Also: I hope attention to this story doesn’t just come down to me, or Dave — or even Jesse Galef for that matter, who, as usual, has very worthwhile and well-put things to say. This is about the fact that thousands and thousands of people are working hard to build the Humanist and atheist community these days, and we’re going to disagree at times about how to go about doing so, and that is wonderful. We can show the world what Humanism really means if we are willing to disagree with one another respectfully and vigorously while working together on other projects constructively.

My biggest hope at this season — especially this year — is that our movement can focus on building communities that serve those in need. That means the poor, the hungry, the isolated, the enslaved — and it also means all of us. Any of us can, at any point, become the victim of a tragedy like the one at Sandy Hook. We need to look out for one another and love one another. Usually it is religion that does so. But if we work very hard and invest time and money in it, the coming generation can bring real, meaningful secular communities all across the country where people can be the light and the gift to one another.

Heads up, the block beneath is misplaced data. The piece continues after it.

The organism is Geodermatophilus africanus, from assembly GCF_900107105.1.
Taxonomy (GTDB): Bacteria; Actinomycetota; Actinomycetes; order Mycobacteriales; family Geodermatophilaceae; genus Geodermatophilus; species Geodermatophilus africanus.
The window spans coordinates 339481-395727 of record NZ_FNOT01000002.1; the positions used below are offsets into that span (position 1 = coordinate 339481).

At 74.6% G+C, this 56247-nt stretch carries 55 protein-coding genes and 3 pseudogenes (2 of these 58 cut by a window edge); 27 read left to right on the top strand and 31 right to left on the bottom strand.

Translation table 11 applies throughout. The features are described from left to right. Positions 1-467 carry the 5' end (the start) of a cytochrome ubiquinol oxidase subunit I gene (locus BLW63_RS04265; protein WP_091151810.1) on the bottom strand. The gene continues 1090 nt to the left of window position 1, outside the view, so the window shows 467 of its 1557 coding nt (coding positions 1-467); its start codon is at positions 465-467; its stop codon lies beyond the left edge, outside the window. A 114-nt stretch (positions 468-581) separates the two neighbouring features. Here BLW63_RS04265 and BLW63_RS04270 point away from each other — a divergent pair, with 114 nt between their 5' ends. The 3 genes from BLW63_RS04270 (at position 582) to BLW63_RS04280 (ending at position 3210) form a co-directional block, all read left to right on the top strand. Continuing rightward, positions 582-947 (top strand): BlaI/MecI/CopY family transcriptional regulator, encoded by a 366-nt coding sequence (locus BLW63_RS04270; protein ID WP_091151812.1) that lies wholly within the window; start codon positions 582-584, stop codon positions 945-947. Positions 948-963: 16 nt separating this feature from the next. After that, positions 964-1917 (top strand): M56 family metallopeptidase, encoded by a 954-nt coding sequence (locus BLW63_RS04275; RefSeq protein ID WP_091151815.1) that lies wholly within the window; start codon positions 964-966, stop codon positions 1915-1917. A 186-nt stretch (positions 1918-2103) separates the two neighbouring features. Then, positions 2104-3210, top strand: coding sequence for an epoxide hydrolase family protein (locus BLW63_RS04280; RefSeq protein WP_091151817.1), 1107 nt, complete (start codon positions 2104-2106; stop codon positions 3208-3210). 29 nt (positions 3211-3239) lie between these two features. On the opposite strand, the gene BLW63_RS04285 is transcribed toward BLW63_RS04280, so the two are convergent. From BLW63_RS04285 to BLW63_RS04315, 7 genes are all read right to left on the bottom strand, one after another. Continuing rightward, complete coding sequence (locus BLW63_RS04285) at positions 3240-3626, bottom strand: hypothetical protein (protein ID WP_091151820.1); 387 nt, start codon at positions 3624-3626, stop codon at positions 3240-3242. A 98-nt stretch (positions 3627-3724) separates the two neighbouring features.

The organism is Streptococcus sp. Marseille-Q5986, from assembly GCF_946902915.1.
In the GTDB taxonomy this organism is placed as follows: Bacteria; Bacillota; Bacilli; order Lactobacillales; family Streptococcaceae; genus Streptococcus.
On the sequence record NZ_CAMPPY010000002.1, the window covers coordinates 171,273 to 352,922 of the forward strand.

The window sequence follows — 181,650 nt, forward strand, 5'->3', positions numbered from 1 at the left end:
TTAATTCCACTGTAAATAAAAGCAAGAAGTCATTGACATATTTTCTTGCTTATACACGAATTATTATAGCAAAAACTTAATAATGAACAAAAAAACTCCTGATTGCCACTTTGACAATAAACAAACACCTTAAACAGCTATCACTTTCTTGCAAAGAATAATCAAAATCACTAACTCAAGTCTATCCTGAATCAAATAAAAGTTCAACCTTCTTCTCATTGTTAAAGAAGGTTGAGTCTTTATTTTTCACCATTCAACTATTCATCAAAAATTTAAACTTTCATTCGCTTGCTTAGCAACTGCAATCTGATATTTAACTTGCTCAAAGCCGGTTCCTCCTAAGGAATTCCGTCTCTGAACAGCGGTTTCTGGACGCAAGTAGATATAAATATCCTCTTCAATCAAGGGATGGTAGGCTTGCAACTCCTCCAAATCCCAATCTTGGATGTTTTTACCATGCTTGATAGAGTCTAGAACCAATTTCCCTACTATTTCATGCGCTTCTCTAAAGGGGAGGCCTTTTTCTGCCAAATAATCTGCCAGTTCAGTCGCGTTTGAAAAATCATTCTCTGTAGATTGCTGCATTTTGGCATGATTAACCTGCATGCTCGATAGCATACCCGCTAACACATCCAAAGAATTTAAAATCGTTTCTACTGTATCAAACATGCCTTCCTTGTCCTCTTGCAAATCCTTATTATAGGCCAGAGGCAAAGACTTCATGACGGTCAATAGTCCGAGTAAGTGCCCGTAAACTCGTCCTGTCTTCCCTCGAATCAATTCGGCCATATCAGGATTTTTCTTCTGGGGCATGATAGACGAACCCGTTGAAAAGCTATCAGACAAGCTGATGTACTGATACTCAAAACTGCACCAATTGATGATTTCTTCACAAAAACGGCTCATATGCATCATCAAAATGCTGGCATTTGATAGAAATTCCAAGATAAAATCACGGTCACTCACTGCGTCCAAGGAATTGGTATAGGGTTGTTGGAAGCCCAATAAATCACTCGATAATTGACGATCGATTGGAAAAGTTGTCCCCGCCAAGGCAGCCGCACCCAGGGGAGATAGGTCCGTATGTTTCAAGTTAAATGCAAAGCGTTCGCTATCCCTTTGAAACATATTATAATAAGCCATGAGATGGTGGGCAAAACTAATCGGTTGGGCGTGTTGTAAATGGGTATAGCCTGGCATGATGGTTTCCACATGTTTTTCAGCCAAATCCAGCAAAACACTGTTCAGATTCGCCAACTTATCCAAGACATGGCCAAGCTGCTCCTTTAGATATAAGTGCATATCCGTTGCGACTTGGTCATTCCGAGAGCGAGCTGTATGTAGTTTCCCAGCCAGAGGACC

I don’t mean to speak for Dave Silverman here, but I don’t think he’d disagree with that. American Atheists has done plenty of things to serve those in need, including (most recently) raising money for Hurricane Sandy victims. But it doesn’t mean they’re going to stop being critical of the negative aspects of religious faith. The problem is that the media generally only pays attention when AA goes on the attack.

The media wants us to choose sides, but there’s no need to. You can be both aggressive (when it’s warranted) and gentle (when we share common goals with religious people) and those two things often overlap. What bothers me is this notion that you are either one or the other and never the twain shall meet.